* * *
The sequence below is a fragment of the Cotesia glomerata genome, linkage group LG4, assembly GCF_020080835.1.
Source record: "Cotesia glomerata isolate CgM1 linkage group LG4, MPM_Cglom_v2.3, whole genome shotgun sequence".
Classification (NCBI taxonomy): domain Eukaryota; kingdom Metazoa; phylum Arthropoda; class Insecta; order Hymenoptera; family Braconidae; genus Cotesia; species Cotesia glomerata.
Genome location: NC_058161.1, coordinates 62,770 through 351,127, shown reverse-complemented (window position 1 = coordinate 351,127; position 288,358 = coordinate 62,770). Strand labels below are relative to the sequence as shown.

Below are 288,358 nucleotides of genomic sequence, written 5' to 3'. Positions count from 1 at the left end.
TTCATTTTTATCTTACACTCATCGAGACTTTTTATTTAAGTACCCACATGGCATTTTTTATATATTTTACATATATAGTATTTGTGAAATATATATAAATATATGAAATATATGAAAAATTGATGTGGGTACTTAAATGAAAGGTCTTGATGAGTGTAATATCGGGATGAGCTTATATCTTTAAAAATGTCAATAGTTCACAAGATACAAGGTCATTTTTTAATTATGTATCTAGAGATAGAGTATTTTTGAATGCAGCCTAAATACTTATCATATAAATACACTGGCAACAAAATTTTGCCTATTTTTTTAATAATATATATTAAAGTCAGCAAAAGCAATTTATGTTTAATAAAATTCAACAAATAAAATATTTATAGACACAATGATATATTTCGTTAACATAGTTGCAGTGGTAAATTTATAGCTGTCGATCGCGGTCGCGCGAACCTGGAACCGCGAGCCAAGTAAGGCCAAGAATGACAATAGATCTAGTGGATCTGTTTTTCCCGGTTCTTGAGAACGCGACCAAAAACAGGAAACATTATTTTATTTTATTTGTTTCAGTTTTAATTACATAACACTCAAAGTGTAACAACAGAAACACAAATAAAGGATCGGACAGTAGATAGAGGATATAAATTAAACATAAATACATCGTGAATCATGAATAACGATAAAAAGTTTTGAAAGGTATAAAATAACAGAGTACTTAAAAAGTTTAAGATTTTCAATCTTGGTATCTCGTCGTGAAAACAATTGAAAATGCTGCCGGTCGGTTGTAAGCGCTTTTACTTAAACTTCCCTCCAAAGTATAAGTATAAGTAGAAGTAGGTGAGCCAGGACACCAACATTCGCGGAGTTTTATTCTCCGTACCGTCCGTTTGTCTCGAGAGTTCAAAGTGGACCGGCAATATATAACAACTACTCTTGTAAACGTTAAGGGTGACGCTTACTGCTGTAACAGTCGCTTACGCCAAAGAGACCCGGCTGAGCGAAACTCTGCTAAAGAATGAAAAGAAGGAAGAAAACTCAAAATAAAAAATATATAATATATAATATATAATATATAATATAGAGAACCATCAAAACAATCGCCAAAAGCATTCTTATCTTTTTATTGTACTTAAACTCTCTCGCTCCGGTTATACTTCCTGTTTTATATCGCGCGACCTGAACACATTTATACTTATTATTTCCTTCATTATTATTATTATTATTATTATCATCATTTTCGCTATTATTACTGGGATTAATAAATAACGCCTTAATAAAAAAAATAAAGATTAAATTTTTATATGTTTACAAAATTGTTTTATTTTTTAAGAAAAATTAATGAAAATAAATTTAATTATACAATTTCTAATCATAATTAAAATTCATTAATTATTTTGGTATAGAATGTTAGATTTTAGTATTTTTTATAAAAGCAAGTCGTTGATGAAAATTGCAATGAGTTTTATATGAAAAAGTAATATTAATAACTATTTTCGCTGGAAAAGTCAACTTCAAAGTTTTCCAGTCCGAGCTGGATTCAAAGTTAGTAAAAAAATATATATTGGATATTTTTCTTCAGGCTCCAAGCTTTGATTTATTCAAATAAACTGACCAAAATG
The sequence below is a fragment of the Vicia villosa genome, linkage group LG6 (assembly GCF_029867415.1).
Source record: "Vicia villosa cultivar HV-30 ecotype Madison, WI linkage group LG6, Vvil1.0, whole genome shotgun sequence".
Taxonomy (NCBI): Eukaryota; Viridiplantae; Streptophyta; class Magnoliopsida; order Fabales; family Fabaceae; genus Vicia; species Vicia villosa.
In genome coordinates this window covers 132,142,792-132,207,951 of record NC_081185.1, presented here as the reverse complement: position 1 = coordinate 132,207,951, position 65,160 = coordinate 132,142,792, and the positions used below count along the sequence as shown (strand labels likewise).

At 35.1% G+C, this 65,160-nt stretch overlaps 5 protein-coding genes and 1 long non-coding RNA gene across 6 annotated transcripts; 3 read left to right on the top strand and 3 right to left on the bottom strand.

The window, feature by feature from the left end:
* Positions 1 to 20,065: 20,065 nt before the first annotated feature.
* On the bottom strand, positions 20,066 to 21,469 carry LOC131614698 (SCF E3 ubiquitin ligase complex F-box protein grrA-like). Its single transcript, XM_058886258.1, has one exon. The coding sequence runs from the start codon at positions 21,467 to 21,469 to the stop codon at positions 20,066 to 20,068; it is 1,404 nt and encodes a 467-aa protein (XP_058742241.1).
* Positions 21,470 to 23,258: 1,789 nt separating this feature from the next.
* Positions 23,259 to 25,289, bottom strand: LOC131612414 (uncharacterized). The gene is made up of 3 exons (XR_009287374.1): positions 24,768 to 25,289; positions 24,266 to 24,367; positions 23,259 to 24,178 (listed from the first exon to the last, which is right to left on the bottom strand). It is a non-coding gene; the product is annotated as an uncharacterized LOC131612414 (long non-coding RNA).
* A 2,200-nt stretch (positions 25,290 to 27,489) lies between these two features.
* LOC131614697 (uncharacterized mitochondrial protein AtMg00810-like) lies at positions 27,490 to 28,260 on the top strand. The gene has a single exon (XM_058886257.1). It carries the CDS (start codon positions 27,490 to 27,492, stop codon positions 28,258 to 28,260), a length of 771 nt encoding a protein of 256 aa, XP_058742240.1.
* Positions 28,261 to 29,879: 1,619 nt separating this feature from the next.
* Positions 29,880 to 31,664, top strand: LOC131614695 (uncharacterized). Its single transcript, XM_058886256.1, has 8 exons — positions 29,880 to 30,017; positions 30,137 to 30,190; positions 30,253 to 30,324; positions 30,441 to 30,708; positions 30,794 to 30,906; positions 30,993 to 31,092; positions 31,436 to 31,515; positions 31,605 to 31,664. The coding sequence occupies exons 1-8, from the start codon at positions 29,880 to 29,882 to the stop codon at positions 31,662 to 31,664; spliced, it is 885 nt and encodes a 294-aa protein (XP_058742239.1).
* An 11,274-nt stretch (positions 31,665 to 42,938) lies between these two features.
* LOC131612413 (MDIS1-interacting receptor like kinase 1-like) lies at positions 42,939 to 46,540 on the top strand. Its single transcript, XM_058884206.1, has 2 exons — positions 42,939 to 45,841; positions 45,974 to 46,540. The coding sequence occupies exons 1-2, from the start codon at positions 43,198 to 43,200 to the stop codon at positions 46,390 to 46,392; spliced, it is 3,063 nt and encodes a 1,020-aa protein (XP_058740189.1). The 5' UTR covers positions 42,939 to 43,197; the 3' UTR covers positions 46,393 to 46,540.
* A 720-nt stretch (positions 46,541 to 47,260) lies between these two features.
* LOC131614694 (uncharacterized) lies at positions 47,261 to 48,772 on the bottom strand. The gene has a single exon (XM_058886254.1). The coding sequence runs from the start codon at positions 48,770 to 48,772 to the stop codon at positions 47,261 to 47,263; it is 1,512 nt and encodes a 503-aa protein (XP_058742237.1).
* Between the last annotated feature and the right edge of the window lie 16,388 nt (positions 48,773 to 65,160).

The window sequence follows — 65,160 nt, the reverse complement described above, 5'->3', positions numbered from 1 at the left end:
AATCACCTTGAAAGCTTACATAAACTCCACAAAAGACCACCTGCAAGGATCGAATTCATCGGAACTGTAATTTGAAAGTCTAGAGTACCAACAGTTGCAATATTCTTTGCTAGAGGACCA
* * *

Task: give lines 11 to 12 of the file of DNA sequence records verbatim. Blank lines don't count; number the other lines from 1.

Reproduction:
At 35.1% G+C, this 65,160-nt stretch overlaps 5 protein-coding genes and 1 long non-coding RNA gene across 6 annotated transcripts; 3 read left to right on the top strand and 3 right to left on the bottom strand.

The window, feature by feature from the left end: